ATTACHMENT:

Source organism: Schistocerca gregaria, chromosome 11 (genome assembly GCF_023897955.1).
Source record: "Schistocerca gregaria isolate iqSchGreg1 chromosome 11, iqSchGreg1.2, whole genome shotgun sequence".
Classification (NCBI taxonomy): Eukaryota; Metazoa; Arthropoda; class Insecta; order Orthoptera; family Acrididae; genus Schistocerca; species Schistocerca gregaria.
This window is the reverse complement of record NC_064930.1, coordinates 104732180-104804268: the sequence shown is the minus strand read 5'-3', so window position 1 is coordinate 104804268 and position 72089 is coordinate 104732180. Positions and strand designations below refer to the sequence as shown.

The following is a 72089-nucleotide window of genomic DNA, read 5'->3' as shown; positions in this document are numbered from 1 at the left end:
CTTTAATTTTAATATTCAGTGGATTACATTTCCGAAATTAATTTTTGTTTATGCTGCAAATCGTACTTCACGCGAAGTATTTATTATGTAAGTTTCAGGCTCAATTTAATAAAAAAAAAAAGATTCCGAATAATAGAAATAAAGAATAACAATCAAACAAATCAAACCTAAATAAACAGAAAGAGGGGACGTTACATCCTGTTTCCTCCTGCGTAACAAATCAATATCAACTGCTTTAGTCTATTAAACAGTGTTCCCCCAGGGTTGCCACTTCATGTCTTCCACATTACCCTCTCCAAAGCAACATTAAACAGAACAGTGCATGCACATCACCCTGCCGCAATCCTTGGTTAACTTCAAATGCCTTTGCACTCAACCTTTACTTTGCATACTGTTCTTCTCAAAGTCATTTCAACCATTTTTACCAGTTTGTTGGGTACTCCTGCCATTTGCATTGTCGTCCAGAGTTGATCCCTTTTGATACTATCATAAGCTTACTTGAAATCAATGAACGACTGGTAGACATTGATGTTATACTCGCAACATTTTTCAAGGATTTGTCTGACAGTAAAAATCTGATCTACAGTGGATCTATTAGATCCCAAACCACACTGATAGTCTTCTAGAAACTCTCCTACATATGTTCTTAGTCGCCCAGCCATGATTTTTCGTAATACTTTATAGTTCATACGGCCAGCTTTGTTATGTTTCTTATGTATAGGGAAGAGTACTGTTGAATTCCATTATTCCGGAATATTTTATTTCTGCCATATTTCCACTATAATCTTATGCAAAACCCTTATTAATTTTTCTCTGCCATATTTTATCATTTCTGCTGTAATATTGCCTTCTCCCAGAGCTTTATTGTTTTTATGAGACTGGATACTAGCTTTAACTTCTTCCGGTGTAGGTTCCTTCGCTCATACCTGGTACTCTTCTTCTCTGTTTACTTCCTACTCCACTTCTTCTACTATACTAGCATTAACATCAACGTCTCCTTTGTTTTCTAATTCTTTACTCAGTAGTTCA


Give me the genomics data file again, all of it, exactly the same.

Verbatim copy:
Source organism: Schistocerca gregaria, chromosome 11 (genome assembly GCF_023897955.1).
Source record: "Schistocerca gregaria isolate iqSchGreg1 chromosome 11, iqSchGreg1.2, whole genome shotgun sequence".
Classification (NCBI taxonomy): Eukaryota; Metazoa; Arthropoda; class Insecta; order Orthoptera; family Acrididae; genus Schistocerca; species Schistocerca gregaria.
This window is the reverse complement of record NC_064930.1, coordinates 104732180-104804268: the sequence shown is the minus strand read 5'-3', so window position 1 is coordinate 104804268 and position 72089 is coordinate 104732180. Positions and strand designations below refer to the sequence as shown.

The following is a 72089-nucleotide window of genomic DNA, read 5'->3' as shown; positions in this document are numbered from 1 at the left end:
CTTTAATTTTAATATTCAGTGGATTACATTTCCGAAATTAATTTTTGTTTATGCTGCAAATCGTACTTCACGCGAAGTATTTATTATGTAAGTTTCAGGCTCAATTTAATAAAAAAAAAAAGATTCCGAATAATAGAAATAAAGAATAACAATCAAACAAATCAAACCTAAATAAACAGAAAGAGGGGACGTTACATCCTGTTTCCTCCTGCGTAACAAATCAATATCAACTGCTTTAGTCTATTAAACAGTGTTCCCCCAGGGTTGCCACTTCATGTCTTCCACATTACCCTCTCCAAAGCAACATTAAACAGAACAGTGCATGCACATCACCCTGCCGCAATCCTTGGTTAACTTCAAATGCCTTTGCACTCAACCTTTACTTTGCATACTGTTCTTCTCAAAGTCATTTCAACCATTTTTACCAGTTTGTTGGGTACTCCTGCCATTTGCATTGTCGTCCAGAGTTGATCCCTTTTGATACTATCATAAGCTTACTTGAAATCAATGAACGACTGGTAGACATTGATGTTATACTCGCAACATTTTTCAAGGATTTGTCTGACAGTAAAAATCTGATCTACAGTGGATCTATTAGATCCCAAACCACACTGATAGTCTTCTAGAAACTCTCCTACATATGTTCTTAGTCGCCCAGCCATGATTTTTCGTAATACTTTATAGTTCATACGGCCAGCTTTGTTATGTTTCTTATGTATAGGGAAGAGTACTGTTGAATTCCATTATTCCGGAATATTTTATTTCTGCCATATTTCCACTATAATCTTATGCAAAACCCTTATTAATTTTTCTCTGCCATATTTTATCATTTCTGCTGTAATATTGCCTTCTCCCAGAGCTTTATTGTTTTTATGAGACTGGATACTAGCTTTAACTTCTTCCGGTGTAGGTTCCTTCGCTCATACCTGGTACTCTTCTTCTCTGTTTACTTCCTACTCCACTTCTTCTACTATACTAGCATTAACATCAACGTCTCCTTTGTTTTCTAATTCTTTACTCAGTAGTTCA